Harmful. Discriminatory. Counterproductive. Wrong. Lots of words come to mind when thinking about US President Donald Trump’s recent executive order to ban nationals from seven Muslim countries from entering the US, suspend the resettlement of refugees for months and Syrian refugees indefinitely, and then slash refugee resettlement to the US by more than half.
Yet Australia’s Prime Minister Malcolm Turnbull found no words at all, telling journalists “he would not run a commentary on the domestic policies of other countries.” Turnbull stands in stark contrast to leaders from Canada, France and Germany who have spoken out about the harmful effects of the US presidential order.
At a time when the world is facing an acute humanitarian crisis, Trump’s move seems irresponsible. It will harm people trying to escape war or persecution and abuse, not protect others from it. And, as Republican US senators John McCain and Lindsey Graham said, banning and ostracising people from certain nations will likely have the perverse effect of being a “terrorist recruitment” tool.
Trump’s actions will have serious global ramifications. When human rights values are under attack, it is not the time to turn a blind eye to abusive polices. With Australia’s chequered history of a White Australia immigration policy abandoned long ago, and as a successful multicultural nation, Turnbull could have presented compelling arguments for welcoming those from diverse religious backgrounds. But in failing to denounce the executive order, he fails to serve Australia’s broader interests in a global order responsive to humanitarian concerns. Trump’s action, bolstered by Australia’s silence, may encourage other nations to adopt prejudicial policies with respect to race or religion.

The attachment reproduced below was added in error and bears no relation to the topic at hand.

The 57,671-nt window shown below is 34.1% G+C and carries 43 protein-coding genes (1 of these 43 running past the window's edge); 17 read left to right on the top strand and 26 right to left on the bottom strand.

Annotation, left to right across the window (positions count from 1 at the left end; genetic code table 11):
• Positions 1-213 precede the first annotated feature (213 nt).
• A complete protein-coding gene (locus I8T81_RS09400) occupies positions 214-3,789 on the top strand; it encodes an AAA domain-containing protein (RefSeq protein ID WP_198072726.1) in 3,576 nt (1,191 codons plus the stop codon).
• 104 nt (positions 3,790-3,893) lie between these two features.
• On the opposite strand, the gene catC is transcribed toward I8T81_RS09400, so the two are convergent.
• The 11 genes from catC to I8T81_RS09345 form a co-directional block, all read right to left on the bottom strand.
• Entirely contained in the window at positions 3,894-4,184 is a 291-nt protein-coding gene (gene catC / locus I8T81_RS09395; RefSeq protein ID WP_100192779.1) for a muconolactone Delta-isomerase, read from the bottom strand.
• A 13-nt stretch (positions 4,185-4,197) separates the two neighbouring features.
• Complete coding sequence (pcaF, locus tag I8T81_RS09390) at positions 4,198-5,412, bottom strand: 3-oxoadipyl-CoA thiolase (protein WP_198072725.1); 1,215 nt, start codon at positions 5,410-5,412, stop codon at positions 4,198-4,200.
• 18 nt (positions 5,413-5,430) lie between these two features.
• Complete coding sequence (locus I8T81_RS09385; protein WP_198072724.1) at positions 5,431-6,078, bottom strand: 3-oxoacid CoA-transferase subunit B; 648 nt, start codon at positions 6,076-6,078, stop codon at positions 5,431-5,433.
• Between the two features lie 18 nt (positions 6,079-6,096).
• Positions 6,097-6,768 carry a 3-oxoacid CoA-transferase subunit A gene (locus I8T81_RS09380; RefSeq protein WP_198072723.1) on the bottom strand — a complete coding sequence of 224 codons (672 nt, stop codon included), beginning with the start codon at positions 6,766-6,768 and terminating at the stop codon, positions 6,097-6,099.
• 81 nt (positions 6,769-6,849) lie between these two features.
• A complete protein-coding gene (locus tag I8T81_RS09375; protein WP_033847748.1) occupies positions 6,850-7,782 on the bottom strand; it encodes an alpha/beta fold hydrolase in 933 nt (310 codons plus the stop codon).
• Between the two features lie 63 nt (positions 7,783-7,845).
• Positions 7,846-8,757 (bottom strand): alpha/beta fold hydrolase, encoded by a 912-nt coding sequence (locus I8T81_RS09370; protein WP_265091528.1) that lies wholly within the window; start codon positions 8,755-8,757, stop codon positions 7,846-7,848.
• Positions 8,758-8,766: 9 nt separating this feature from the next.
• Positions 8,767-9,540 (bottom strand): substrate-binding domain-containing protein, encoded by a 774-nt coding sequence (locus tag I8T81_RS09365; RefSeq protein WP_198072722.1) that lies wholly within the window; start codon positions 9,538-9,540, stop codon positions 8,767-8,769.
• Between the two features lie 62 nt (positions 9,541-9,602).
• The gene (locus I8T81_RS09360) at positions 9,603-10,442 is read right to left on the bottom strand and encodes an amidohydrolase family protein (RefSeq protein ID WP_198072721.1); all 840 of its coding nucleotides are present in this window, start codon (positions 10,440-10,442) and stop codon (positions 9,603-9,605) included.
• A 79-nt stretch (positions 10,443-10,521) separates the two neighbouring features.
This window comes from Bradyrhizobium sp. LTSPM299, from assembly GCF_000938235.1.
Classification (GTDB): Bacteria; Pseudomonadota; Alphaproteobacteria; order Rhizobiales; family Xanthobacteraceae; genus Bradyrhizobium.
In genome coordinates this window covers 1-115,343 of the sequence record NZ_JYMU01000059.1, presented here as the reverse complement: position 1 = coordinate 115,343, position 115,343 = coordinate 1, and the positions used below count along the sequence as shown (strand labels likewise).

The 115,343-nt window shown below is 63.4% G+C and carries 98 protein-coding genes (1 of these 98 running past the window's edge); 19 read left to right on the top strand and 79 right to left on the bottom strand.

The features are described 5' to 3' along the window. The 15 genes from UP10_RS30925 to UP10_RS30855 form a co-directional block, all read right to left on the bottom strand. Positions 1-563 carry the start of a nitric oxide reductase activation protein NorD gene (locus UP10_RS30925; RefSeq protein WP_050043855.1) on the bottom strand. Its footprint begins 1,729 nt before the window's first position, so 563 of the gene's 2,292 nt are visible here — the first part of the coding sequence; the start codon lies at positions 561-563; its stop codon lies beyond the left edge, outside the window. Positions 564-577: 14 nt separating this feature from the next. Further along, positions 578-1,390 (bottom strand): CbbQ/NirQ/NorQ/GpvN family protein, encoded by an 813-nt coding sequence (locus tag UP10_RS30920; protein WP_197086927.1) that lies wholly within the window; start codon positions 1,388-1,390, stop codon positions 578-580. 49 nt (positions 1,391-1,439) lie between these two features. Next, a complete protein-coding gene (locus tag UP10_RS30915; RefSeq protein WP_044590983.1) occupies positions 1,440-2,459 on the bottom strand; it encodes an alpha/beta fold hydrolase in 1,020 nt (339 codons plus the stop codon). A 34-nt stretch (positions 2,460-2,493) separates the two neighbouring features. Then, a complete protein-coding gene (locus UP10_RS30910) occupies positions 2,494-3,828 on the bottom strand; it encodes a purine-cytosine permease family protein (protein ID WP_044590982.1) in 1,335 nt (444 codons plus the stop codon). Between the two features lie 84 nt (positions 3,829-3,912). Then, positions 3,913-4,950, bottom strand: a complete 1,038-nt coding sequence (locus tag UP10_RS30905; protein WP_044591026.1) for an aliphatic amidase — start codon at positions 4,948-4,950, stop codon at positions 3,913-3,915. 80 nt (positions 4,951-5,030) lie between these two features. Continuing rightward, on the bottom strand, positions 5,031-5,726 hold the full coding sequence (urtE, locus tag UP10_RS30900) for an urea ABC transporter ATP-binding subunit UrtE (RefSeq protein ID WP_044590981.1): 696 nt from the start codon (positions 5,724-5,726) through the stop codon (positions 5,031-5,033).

While Turnbull chose silence, other senior Australian officials seemed to applaud Trump’s actions. Foreign Minister Julie Bishop pledged Australia’s support for America’s “strong immigration and border protection policies.” And referencing Australia’s own abusive refugee policies, Treasurer and former immigration minister Scott Morrison said, “The president is implementing what he said he would do … really, the rest of the world is catching up to Australia.”
Turnbull could be reluctant to criticise Trump’s order because of claims of double standards. Australia, after all, sends all asylum seekers arriving by boat offshore to live in uncertainty in Papua New Guinea and Nauru, where they remain vulnerable to abuse. And Australia is desperately clinging to hope that Trump will honour a refugee arrangement with Australia, so that Australia will be able to reserve some of those dwindling US resettlement places for some of the refugees it has kept stranded on Manus Island and Nauru.
But this tail should not wag the dog of Australia’s foreign policy. Of course criticising other governments will open oneself to criticism. But the best way of minimising those attacks is for Australia to end its own abusive policies, not ignoring the abuses and hoping another country will swoop in and sort out the mess one’s made by creating a situation where treating refugees humanely is politically toxic. People who travelled by boat to seek asylum in Australia have already languished in limbo for more than three and a half years on Manus and Nauru.
If Turnbull doesn’t want to let Australia’s foreign policy be continually hijacked by immigration concerns, then the best way is to treat all refugees and asylum seekers humanely and according to law – that means ending offshore processing and not relying on the goodwill of other countries. The sensible and humane solution is to end the suffering on Manus and Nauru immediately by resettling those refugees in Australia.